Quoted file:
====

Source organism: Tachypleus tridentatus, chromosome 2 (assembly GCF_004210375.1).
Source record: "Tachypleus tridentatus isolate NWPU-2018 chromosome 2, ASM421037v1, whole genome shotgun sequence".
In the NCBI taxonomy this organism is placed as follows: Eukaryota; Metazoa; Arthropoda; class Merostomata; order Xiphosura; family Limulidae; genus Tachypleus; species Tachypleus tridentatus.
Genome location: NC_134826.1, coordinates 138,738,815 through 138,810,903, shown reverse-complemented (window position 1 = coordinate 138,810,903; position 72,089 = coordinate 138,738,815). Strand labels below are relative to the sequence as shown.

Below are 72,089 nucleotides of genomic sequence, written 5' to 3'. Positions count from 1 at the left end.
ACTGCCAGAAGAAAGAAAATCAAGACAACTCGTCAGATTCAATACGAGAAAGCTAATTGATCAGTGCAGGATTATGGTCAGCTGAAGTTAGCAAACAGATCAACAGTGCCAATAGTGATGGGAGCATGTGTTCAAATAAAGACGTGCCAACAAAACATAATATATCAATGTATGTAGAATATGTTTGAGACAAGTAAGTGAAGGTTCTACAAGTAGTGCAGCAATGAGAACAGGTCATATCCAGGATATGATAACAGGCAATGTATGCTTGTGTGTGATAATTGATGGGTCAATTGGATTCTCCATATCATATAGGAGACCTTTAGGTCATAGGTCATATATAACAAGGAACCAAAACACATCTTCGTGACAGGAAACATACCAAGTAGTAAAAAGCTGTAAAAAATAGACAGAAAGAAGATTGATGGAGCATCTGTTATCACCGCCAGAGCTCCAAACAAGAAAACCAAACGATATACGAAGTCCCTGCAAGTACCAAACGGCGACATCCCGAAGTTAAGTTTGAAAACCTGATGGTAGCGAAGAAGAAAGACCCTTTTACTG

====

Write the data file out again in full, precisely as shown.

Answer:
Source organism: Tachypleus tridentatus, chromosome 2 (assembly GCF_004210375.1).
Source record: "Tachypleus tridentatus isolate NWPU-2018 chromosome 2, ASM421037v1, whole genome shotgun sequence".
In the NCBI taxonomy this organism is placed as follows: Eukaryota; Metazoa; Arthropoda; class Merostomata; order Xiphosura; family Limulidae; genus Tachypleus; species Tachypleus tridentatus.
Genome location: NC_134826.1, coordinates 138,738,815 through 138,810,903, shown reverse-complemented (window position 1 = coordinate 138,810,903; position 72,089 = coordinate 138,738,815). Strand labels below are relative to the sequence as shown.

Below are 72,089 nucleotides of genomic sequence, written 5' to 3'. Positions count from 1 at the left end.
ACTGCCAGAAGAAAGAAAATCAAGACAACTCGTCAGATTCAATACGAGAAAGCTAATTGATCAGTGCAGGATTATGGTCAGCTGAAGTTAGCAAACAGATCAACAGTGCCAATAGTGATGGGAGCATGTGTTCAAATAAAGACGTGCCAACAAAACATAATATATCAATGTATGTAGAATATGTTTGAGACAAGTAAGTGAAGGTTCTACAAGTAGTGCAGCAATGAGAACAGGTCATATCCAGGATATGATAACAGGCAATGTATGCTTGTGTGTGATAATTGATGGGTCAATTGGATTCTCCATATCATATAGGAGACCTTTAGGTCATAGGTCATATATAACAAGGAACCAAAACACATCTTCGTGACAGGAAACATACCAAGTAGTAAAAAGCTGTAAAAAATAGACAGAAAGAAGATTGATGGAGCATCTGTTATCACCGCCAGAGCTCCAAACAAGAAAACCAAACGATATACGAAGTCCCTGCAAGTACCAAACGGCGACATCCCGAAGTTAAGTTTGAAAACCTGATGGTAGCGAAGAAGAAAGACCCTTTTACTG